Nanny on the bus: The ethics of banning food on public transport

By David Shaw

The last report of the outgoing UK Chief Medical Officer, Dr Sally Davies, is entitled “Time to Solve Childhood Obesity”. It makes many sensible public health recommendations, including increases in the levy on sweet drinks and taxation on snacks, and reducing portion sizes and marketing aimed at children. But a different recommendation grabbed all the headlines: Sally Davies also recommends that the Department for Transport should “Prohibit eating and drinking on urban public transport, except fresh water, breastfeeding and for medical conditions.”

It is all too easy to label this proposal to ban all food and drink on buses and trains – not just snacks and fizzy drinks – as the nanny state in action. This is particularly unfortunate given that this label will also be attached to all the other recommendations, which are much more moderate. But this particular proposal does suffer from many practical and ethical problems.

First, no evidence is provided to back up the recommendation. The issue of snacking on public transport is not mentioned in the report itself, but only in the appended list of recommendations. However, it is justified under Principle 2:  “Allow children to grow up free from marketing, signals and incentives to consume unhealthy food and drinks.” But preventing children and adults from eating and drinking on public transport does not remove marketing or incentives, and seeing other people eat on the bus hardly qualifies as a signal, particularly if it’s only a banana.

Second, given the lack of evidence it seems unlikely that the proposal will have the intended effect. Even if the ban is enforced (by whom?), if children will simply wolf down their food before or after using public transport – which is potentially less healthy than eating it slowly. The ban could also make more children get their parents to drive them to school – ironic when another aim of the report is to is get “More people to switch from driving to public transport, cycling and walking – especially on the school run” (annex G). And of course, if they can no longer eat or drink on the train or bus, many adult commuters will return to using their cars, with detrimental public health effects.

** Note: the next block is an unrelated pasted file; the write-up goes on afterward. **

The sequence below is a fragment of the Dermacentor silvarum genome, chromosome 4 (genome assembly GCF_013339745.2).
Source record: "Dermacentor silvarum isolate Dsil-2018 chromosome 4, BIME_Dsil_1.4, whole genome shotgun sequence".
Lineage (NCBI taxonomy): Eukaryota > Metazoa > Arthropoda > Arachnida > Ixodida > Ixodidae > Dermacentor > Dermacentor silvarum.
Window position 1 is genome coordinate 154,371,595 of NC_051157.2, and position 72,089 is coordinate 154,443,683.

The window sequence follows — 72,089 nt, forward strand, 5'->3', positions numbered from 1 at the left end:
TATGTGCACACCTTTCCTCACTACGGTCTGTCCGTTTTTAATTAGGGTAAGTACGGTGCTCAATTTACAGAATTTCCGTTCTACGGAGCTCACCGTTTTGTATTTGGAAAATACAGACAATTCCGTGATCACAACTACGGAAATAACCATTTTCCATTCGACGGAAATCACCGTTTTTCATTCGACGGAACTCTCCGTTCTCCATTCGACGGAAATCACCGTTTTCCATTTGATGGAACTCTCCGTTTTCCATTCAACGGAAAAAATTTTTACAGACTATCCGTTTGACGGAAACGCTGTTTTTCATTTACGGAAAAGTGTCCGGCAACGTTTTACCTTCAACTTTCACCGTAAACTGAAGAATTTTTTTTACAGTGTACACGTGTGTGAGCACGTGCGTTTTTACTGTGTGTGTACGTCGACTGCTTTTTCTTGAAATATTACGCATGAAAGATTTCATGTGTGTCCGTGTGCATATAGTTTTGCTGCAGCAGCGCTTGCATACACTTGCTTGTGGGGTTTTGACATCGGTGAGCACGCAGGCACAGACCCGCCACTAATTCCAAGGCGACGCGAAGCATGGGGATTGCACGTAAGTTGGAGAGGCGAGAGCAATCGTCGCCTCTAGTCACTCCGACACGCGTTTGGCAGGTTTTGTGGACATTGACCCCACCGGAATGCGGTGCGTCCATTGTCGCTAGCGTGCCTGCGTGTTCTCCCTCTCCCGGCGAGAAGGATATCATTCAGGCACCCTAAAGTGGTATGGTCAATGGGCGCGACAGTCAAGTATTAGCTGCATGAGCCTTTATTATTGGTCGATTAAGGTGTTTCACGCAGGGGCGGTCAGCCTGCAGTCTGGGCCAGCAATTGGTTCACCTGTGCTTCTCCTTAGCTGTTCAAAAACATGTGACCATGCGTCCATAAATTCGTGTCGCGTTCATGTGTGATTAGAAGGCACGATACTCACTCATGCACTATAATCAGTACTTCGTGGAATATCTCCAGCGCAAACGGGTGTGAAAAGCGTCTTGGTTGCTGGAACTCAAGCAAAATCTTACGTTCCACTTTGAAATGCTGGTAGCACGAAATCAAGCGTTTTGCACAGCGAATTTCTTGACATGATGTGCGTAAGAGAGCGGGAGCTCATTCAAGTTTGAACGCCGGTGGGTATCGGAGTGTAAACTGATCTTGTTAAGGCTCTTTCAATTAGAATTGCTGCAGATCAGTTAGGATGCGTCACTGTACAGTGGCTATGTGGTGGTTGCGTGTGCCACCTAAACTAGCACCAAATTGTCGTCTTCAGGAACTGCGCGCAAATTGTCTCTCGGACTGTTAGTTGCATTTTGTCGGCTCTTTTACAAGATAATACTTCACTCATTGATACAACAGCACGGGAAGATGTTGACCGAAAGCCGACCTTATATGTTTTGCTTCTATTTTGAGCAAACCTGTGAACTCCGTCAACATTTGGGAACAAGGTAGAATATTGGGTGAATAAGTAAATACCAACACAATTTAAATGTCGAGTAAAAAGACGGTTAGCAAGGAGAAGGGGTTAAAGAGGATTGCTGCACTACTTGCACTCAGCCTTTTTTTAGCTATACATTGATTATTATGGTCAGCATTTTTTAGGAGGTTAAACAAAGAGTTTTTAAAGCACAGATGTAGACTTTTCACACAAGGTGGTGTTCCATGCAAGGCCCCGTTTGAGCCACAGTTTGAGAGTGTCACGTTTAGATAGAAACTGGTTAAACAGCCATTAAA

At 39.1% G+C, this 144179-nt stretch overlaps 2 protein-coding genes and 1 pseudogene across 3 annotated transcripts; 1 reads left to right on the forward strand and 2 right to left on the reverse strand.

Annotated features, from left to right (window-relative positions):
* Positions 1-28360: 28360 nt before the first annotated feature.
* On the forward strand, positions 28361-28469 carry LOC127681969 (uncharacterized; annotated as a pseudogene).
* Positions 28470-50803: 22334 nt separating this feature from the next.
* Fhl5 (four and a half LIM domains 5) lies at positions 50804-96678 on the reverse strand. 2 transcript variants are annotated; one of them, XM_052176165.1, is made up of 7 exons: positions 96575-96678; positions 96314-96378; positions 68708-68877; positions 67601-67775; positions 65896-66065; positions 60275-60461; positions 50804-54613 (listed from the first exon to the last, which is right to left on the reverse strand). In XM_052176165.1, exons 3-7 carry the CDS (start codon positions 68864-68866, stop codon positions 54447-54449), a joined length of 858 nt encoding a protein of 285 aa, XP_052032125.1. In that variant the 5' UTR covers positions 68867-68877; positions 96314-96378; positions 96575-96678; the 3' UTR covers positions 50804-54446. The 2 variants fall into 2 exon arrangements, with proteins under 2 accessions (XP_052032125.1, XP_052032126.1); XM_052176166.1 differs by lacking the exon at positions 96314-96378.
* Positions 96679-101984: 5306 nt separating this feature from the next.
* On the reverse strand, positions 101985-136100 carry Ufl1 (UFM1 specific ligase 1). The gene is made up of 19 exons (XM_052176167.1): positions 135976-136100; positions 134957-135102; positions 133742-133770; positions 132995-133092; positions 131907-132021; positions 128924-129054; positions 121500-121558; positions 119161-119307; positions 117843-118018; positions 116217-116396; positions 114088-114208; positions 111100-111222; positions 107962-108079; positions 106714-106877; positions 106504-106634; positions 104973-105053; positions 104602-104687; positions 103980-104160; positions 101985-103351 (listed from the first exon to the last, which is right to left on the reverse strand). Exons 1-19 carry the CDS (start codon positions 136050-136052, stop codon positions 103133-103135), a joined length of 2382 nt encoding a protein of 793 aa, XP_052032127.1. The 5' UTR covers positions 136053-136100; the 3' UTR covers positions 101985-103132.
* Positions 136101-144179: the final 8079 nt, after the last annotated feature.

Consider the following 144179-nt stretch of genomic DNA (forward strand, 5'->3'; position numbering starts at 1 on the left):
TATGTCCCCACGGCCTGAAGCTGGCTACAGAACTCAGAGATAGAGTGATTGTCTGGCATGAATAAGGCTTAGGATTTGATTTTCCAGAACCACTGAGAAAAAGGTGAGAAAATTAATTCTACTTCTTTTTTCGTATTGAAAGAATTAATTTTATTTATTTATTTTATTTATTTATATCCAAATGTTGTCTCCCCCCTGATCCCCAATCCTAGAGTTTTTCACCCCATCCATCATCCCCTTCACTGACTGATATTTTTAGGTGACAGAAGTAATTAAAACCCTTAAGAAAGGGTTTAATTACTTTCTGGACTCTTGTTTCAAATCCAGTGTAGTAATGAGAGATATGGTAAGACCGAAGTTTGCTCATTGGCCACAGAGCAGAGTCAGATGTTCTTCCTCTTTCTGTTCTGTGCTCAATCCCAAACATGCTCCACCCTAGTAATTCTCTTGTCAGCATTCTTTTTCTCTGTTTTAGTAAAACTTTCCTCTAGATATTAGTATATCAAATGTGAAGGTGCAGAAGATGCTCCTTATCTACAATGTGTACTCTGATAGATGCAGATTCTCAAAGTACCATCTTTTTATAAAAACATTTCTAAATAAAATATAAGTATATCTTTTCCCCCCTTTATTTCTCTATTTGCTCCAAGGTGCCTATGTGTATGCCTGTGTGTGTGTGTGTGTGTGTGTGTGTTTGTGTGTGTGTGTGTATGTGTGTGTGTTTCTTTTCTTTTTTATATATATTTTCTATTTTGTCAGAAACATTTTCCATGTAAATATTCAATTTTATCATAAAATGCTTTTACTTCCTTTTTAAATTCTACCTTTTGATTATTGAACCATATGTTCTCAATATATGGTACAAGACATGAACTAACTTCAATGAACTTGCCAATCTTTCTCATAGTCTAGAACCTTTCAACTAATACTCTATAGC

Third, the recommendation is disproportionate; why should everyone have to stop eating on trains and buses in the hope it will stop children snacking? The ban covers not only snacks but also healthy food, inconveniencing commuters whether they have healthy or unhealthy diets. And if the other proposals in the report are implemented, children will no longer have such easy access to large portions of unhealthy snacks, meaning that the ban would become even more disproportionate.

Defending this recommendation on BBC radio, Dame Davies said that “Our prime minister banned alcohol on local transport when he became the Mayor of London.” (from 1:36:20) But the ban on alcohol was narrow, specific, and proportionate; it aimed at reducing violence and anti-social behaviour. It is hardly comparable to banning all food and drink on public transport; apart from anything else, people need to eat and drink, but they don’t need to drink alcohol. Pressed for the thinking behind her proposal, she said “I think we should look at banning snacks because children eat three or more snacks a day – that’s seven cubes of sugar a day – and we have to set an environment where they don’t do that.” But once again, there is no evidence that prohibiting the consumption of all food and drink on urban transport will reduce snacking, even though it would stop adults and children from eating even healthy foods on trains and buses.

As in the case where she said that women should think about the risk of breast cancer before having a glass of wine,  the outgoing CMO has undermined the evidence-based public health measures suggested elsewhere in her report by including among them a measure which is illogical, unethical and misguided.


Author: David Shaw

Affiliation: Care and Public Health Research Institute, Maastricht University and Institute for Biomedical Ethics, University of Basel.

Competing interests: The author sometimes snacks on public transport.




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